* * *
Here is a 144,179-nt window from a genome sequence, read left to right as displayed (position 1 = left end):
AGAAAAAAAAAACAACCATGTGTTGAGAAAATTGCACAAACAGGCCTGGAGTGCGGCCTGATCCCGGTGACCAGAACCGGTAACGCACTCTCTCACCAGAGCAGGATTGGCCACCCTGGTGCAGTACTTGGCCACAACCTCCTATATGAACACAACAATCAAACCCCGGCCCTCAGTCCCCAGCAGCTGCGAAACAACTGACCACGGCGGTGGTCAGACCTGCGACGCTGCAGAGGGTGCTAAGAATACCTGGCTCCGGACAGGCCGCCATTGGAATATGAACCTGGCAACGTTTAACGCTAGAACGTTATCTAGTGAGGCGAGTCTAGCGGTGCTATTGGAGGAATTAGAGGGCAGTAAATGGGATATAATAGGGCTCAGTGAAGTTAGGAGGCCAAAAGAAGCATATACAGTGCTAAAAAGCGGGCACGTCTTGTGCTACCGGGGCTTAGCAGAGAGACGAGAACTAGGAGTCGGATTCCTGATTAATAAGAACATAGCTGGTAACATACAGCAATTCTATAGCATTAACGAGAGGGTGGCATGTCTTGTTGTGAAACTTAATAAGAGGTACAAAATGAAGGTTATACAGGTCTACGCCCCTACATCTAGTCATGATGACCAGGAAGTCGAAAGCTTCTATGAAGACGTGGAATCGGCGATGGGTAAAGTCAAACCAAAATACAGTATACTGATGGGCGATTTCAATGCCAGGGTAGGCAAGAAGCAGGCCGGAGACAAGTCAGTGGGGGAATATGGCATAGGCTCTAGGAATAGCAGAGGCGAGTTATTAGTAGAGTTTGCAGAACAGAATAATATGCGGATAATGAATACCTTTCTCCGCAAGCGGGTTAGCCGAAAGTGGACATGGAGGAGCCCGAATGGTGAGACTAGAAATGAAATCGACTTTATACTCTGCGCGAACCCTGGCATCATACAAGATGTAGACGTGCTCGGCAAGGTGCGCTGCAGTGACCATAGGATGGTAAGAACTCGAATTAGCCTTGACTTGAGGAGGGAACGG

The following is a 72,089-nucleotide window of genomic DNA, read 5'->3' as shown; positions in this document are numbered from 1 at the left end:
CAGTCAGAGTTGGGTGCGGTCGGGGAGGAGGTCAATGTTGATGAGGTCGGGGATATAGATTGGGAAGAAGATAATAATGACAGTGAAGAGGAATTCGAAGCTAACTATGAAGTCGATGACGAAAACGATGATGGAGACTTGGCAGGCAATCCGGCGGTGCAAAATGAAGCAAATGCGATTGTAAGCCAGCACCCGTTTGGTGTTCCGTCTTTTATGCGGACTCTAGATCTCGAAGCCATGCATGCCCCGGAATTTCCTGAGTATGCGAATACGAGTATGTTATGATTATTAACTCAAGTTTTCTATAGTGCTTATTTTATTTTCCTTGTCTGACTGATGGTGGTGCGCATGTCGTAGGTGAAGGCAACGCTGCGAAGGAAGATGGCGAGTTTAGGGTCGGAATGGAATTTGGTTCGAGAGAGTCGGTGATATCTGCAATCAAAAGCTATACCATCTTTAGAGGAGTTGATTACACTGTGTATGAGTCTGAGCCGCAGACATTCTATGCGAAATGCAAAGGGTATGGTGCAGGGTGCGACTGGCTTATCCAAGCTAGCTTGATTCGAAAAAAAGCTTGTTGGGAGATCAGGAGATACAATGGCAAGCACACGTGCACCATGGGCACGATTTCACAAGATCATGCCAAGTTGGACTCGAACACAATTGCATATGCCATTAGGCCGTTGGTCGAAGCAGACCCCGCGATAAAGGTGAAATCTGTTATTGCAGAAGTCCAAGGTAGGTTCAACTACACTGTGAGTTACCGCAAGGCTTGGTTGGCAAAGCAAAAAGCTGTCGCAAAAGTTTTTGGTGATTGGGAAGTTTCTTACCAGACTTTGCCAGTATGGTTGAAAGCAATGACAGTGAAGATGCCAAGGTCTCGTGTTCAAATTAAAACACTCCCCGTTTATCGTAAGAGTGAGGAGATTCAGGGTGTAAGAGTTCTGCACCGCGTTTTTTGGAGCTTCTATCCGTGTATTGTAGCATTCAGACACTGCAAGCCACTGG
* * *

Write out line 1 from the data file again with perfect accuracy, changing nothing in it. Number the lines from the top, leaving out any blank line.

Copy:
Here is a 144,179-nt window from a genome sequence, read left to right as displayed (position 1 = left end):